To use this feature, go to a page that you think is the right target at a project that you are familiar with. For example, to leave a message of general interest, you might go to the main village pump page on the English Wikipedia. When you look in the sidebar on the left, you will find the Language menu, which provides links to the equivalent page on almost 200 other Wikipedias. These are reciprocal links, so all village pump pages, regardless of language, should have the same list.

This feature only works within the same type of project. You can use interlanguage links on one Wikipedia to find similar pages on other Wikipedias, but you can't use them to find similar pages on Commons, Wiktionary, or other projects. However, many projects are structured similarly, and especially the English-language editions often have redirects set up from familiar pages. As a result, if you go to the English Wiktionary and search in "Help and project pages" for "Village pump", then you will find that Wiktionary:Village pump redirects you to the English Wiktionary's equivalent, which is Wiktionary:Beer parlour, and that this page offers interlanguage links to similar pages in other language editions of Wiktionary.

Luckily, you can now reach the equivalent of a given page in any language and in any project thanks to Wikidata. At the bottom of the list of links in the left sidebar, click on the pencil icon which says "Edit links": you'll be redirected to a comprehensive Wikidata page. As an example, see the Wikidata page that provides links to the main village pumps on most WMF wikis.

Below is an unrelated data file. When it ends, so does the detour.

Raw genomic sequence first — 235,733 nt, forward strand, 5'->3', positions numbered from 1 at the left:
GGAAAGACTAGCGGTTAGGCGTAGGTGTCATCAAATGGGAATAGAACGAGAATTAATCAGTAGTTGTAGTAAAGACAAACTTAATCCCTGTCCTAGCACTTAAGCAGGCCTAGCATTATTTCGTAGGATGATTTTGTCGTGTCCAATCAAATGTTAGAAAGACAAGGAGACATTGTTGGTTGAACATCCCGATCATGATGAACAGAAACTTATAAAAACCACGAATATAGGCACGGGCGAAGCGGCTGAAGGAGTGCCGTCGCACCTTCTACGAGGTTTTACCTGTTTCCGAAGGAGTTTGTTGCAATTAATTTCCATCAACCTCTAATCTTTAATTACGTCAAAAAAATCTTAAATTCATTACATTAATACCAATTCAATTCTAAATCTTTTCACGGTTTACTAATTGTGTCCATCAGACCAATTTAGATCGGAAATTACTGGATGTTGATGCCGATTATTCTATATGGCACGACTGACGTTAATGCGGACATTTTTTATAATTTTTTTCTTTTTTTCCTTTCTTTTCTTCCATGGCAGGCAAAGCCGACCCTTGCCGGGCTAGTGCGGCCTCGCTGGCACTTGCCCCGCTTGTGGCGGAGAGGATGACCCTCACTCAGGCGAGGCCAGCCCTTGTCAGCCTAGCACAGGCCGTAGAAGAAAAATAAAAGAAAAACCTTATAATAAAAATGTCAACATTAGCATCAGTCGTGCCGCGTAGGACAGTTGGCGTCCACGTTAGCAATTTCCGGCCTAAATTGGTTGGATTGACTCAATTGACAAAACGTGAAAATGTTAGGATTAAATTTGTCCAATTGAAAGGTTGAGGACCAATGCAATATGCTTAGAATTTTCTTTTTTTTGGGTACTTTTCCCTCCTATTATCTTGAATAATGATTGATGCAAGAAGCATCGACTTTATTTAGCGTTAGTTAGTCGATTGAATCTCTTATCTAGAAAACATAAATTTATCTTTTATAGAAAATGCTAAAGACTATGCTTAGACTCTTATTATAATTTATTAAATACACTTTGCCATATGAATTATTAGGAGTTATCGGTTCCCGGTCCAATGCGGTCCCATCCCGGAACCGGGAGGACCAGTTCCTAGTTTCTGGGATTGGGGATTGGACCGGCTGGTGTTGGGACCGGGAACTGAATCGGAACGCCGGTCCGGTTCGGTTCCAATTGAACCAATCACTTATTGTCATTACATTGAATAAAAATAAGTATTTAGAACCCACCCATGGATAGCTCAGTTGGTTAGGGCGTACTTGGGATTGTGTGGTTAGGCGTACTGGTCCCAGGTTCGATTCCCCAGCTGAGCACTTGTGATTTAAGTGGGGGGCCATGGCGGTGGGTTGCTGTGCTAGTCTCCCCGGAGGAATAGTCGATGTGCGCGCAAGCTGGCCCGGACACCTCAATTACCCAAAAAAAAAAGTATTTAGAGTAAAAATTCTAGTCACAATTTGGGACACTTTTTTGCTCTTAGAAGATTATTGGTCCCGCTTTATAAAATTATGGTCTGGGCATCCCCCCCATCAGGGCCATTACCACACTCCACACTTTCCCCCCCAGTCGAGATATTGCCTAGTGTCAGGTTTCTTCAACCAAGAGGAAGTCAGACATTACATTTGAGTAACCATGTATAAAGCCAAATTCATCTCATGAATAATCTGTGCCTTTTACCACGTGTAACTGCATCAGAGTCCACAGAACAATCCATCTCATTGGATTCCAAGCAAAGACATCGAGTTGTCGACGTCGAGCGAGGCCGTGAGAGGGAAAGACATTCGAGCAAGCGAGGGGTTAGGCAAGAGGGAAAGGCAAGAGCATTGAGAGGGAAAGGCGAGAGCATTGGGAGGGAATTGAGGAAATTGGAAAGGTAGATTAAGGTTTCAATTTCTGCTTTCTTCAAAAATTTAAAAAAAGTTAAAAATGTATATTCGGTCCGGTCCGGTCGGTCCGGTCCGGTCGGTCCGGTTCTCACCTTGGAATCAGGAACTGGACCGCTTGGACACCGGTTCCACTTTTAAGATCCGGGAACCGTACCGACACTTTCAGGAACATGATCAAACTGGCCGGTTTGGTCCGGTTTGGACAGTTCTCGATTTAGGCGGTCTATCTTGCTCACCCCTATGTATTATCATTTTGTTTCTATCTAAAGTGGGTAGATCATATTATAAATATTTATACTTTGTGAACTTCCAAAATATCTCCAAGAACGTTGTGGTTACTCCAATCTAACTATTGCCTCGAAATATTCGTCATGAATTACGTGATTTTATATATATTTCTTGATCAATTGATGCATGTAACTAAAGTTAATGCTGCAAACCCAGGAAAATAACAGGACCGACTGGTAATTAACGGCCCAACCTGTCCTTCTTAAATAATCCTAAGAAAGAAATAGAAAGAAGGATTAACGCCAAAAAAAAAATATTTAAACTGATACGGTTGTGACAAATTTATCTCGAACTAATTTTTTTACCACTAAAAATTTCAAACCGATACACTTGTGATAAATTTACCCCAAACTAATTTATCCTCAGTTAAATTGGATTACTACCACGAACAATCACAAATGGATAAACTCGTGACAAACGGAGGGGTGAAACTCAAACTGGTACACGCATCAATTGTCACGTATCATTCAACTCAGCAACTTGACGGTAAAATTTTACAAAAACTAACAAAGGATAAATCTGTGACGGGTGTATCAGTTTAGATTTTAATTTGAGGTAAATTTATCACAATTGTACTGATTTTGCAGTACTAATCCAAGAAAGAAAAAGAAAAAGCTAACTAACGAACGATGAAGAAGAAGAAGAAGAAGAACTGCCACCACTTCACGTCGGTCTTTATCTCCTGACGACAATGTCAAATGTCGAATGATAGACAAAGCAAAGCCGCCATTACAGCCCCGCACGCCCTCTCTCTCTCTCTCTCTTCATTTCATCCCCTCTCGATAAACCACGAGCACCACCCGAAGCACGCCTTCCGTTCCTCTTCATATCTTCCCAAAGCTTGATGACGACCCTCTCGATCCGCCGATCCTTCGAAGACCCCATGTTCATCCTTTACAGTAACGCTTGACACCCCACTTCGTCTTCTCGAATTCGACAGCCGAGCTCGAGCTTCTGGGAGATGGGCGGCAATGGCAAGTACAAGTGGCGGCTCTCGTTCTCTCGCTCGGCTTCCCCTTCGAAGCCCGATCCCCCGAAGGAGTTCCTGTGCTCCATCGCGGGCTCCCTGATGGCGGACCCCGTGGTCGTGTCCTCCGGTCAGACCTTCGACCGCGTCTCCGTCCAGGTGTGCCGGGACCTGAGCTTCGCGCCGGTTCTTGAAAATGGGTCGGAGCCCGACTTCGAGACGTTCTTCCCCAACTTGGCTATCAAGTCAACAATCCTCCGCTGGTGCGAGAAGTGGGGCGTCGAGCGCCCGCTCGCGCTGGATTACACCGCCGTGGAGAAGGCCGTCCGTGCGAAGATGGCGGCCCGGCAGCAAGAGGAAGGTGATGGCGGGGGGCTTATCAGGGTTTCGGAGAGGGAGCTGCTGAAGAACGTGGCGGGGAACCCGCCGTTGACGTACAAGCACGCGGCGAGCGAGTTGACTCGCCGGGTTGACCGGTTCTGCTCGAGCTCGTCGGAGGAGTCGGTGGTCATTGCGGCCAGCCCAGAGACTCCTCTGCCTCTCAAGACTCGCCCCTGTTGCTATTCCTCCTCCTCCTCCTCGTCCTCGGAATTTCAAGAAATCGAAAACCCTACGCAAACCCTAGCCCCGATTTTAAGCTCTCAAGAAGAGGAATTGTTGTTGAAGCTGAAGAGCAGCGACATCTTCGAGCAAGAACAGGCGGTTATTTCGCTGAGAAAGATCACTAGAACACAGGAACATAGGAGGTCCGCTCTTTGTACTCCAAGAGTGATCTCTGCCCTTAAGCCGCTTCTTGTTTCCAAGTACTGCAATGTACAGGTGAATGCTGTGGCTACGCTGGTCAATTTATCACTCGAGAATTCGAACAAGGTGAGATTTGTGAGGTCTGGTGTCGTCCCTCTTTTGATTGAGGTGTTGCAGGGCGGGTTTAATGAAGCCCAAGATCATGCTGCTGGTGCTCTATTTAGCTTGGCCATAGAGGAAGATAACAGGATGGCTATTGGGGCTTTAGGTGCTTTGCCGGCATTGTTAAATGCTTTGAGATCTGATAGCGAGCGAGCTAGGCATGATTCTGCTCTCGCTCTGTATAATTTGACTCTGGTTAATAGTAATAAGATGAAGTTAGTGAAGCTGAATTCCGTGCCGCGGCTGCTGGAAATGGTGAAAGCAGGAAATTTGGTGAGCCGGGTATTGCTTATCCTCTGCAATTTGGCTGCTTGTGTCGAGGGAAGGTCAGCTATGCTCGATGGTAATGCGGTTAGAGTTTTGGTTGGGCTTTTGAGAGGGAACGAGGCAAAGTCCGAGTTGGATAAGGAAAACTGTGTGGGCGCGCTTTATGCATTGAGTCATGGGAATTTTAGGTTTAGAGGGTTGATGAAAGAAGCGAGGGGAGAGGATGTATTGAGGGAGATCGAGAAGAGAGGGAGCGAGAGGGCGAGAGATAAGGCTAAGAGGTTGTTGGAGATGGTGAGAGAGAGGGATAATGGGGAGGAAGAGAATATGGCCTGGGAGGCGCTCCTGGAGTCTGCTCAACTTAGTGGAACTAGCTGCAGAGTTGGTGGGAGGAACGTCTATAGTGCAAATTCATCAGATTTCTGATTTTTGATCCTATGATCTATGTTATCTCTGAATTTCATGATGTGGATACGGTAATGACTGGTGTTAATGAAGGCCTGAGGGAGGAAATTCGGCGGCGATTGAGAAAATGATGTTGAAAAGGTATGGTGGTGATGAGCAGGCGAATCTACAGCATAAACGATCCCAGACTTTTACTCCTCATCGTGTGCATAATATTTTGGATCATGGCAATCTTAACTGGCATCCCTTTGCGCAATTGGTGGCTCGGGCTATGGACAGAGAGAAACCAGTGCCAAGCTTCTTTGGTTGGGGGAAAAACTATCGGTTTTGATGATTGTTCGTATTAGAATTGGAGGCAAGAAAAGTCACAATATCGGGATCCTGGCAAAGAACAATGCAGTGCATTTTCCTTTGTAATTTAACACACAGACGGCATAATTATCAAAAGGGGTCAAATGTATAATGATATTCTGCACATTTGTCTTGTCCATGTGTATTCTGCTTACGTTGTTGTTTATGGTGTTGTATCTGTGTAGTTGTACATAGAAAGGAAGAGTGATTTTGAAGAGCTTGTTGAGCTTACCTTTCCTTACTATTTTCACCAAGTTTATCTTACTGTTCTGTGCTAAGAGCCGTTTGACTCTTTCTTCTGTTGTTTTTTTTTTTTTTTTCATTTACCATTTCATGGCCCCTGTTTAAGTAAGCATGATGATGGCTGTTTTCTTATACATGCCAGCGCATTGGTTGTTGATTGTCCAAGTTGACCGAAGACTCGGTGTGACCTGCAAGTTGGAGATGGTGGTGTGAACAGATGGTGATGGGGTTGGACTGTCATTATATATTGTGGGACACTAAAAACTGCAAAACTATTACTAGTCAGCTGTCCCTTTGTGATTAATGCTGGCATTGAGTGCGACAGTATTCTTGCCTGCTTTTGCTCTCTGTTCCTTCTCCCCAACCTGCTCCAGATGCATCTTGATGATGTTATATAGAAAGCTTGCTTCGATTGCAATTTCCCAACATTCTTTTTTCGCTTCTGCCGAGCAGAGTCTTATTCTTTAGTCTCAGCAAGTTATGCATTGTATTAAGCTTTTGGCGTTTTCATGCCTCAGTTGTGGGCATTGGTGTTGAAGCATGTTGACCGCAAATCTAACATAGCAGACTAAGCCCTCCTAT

Using off-wiki communication channels[edit]

Some communities congregate mostly off-wiki, so it's important to be familiar with these channels as well. See Community Engagement's guide to off-wiki communication channels.

Reaching out to key stakeholders[edit]

When you're looking for feedback or action that goes beyond a few wikis, there are some recommended groups and venues you may be interested in:

How to add noteworthy items to Tech News[edit]

How to make a newsletter[edit]

How to create a newsletter via Extension:Newsletter[edit]

  • If your audience lives on mediawiki.org, you can also create a publication via the mw:Extension:Newsletter. This is still an experimental service.

Mass message systems[edit]

Use the MassMessage system to automatically deliver your note to a list of pages or people; there is a list of people who are able to send a message on your behalf if you don't have the necessary user rights. Distribution list/Global message delivery is the basic list for central community pages on all projects, but anyone can create specialized lists to reach only the most relevant targets.